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Triumvirat - Pompeii CD (album) cover




Symphonic Prog

3.07 | 144 ratings

From, the ultimate progressive rock music website

3 stars The band was now called New Triumvirat, given Hans Bathelt and Dick Frangenberg left and there were legal matters over the Triumvirat name. So Jurgen Fritz and Barry Palmer brought in Dieter Petereit for bass, and none other than Curt Cress on drums who played with Passport, Atlantis (basically Frumpy with a new name and a more mainstream sound), and tons of others. For most, this was the beginning of the downfall of Triumvirat, but for me the decline was already showing on their previous, Old Loves Die Hard. Honestly, I don't find Pompeii any worse. In fact, some of the ballads I actually find easier to take in than say, "I Believe" or "A Cold, Old Worried Lady", like "Journey of a Fallen Angel" or "Rich Man and the Carpenter". They still hadn't abandoned prog, as demonstrated on "Vesuvius 62 A.D.", "Viva Pompeii", "Dance on the Volcano", and "Vesuvius 79 A.D.", although Barry Palmer's voice does not seem most fitting of this kind of music, but he doesn't sing that much on these songs, and "Dance on the Volcano" is all instrumental. I noticed Jurgen Fritz looked up so much to his hero Keith Emerson that he himself got a monster Yamaha GX-1 polyphonic synthesizer (how he managed to pull that on off I can't say given I'm certain he didn't quite have anywhere as big a budget as Emerson, or John Paul Jones or Stevie Wonder, other GX-1 users, but then Rick van der Linden of Ekseption and Trace also owned one). Fritz still uses plenty of that Hammond organ, as well as Moog, and other keyboards. Like Old Loves Die Hard, even progheads will find the proggy stuff the most to enjoy, but the Barry Palmer-sung ballads might be avoided, but as I stated, I found them easier to take in, aside from "The Hymn", which bad as the worst moments of Old Loves Die Hard. That choir really doesn't help matters any. Certainly not in the same league as Mediterranean Tales, Illusions on a Double Dimple or Spartacus, but it's still not bad. Of course, they completely abandoned prog for the next two albums, and to this day, I still don't own A La Carte and Russian Roulette, given there's likely little I'll find much to enjoy.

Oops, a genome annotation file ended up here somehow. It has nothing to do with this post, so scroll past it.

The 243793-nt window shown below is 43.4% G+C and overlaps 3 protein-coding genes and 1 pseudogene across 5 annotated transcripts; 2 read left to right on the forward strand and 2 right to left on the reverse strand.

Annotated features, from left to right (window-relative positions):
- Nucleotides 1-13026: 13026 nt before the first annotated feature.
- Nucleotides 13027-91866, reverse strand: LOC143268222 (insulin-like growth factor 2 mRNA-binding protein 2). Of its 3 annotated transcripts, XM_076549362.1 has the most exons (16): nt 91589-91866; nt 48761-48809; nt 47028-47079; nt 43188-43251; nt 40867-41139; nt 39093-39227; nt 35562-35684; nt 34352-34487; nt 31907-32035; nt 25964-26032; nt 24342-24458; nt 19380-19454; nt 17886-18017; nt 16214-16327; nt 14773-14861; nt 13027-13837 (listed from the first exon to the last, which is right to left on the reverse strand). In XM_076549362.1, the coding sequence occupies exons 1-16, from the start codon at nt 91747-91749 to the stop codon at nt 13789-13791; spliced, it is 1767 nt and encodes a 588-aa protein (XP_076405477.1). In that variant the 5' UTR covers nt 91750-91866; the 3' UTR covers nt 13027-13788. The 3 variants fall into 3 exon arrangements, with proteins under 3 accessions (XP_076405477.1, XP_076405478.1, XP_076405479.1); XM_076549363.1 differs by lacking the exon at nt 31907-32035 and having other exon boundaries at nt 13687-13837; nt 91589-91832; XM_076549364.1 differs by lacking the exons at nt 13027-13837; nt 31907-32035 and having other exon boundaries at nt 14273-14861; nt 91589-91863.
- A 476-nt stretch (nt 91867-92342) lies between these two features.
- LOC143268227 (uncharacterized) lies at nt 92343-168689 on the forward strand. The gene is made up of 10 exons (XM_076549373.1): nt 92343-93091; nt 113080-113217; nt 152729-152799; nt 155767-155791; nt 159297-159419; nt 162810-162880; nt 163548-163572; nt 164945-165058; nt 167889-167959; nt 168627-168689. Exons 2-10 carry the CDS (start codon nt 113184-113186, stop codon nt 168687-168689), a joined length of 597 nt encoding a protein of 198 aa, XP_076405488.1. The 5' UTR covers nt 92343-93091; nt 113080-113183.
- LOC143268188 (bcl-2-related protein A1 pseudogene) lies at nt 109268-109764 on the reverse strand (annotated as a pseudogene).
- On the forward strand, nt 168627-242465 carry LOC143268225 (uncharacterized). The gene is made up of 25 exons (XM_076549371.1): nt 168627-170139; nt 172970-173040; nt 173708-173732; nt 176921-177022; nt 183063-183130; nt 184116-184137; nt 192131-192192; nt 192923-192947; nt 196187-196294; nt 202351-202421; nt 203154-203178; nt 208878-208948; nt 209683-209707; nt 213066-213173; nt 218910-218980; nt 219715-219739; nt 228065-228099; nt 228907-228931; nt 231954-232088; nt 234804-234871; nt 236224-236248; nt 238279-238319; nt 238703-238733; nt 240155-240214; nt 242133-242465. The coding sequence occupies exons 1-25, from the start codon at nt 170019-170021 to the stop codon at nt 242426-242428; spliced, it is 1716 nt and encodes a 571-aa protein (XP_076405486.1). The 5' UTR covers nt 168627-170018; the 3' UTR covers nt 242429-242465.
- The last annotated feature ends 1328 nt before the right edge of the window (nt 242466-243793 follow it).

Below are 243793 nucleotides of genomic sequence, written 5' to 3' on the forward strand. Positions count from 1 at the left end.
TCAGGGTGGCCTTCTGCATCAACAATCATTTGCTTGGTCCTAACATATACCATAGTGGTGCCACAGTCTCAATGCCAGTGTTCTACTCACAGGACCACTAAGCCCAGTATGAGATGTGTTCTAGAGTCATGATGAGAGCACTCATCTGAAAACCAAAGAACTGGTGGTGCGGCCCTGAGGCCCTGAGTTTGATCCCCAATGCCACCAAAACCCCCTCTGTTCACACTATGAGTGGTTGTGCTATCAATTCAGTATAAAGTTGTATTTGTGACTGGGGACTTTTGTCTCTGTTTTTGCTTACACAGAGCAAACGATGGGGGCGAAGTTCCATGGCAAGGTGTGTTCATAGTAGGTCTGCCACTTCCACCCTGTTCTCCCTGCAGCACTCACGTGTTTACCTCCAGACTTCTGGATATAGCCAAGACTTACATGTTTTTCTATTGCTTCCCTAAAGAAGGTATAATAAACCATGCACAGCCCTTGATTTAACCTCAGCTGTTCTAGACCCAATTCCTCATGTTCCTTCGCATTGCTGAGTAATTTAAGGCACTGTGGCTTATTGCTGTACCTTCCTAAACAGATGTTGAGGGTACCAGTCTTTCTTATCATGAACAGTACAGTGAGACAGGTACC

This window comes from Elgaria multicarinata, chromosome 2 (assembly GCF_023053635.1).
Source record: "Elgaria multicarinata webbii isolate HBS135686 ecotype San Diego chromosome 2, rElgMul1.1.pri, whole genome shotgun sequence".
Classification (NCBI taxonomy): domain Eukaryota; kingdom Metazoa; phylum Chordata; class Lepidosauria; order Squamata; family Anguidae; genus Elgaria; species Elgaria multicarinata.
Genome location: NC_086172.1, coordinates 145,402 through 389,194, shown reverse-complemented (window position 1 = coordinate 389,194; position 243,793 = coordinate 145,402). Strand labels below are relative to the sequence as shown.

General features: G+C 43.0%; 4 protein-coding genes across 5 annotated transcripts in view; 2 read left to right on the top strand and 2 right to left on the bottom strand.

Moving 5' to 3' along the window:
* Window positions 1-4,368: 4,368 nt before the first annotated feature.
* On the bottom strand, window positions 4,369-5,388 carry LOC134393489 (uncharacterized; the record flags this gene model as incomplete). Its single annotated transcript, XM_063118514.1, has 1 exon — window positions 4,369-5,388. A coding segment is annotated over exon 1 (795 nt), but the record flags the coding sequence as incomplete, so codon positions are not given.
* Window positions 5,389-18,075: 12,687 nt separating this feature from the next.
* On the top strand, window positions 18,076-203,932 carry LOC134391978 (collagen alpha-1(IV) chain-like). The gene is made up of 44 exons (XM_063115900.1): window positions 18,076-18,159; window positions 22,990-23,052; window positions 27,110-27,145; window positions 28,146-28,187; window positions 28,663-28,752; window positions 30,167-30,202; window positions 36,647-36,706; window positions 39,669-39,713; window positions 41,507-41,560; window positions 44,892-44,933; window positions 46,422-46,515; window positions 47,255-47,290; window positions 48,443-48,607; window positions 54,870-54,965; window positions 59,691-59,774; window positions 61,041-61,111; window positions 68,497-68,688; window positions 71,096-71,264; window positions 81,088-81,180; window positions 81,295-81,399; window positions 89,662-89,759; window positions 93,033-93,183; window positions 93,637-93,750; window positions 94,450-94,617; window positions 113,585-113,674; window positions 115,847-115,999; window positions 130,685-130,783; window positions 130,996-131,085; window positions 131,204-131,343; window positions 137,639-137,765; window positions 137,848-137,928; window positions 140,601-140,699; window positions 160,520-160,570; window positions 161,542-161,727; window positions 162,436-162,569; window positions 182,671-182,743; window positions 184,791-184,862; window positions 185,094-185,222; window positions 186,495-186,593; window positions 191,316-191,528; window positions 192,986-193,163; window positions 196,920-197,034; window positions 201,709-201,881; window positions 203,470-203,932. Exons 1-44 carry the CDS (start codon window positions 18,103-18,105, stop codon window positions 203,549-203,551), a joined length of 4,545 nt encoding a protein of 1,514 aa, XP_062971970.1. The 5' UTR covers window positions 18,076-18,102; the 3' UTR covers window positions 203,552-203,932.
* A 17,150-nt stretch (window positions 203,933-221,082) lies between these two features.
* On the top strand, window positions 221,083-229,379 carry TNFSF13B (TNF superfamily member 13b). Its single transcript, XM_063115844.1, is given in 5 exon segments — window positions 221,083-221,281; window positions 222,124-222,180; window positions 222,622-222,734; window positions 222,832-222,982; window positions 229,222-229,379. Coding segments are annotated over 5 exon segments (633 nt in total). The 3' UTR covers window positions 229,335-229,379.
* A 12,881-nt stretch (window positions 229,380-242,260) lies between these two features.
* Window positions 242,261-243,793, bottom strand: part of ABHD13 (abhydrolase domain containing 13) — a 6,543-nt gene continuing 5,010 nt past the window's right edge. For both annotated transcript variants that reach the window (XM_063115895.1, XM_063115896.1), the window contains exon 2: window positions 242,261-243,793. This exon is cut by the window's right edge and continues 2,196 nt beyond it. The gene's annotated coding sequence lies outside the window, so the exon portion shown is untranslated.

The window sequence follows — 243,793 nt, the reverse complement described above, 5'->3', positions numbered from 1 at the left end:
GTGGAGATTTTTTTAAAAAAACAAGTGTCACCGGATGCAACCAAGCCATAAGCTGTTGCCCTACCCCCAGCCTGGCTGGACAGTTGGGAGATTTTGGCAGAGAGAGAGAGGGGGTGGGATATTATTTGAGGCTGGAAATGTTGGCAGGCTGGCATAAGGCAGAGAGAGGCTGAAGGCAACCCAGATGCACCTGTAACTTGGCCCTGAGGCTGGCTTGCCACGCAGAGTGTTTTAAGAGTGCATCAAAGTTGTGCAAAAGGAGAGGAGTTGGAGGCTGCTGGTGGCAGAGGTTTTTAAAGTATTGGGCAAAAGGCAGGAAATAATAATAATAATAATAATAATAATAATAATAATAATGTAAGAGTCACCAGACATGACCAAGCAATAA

Progfan97402 | 3/5 |


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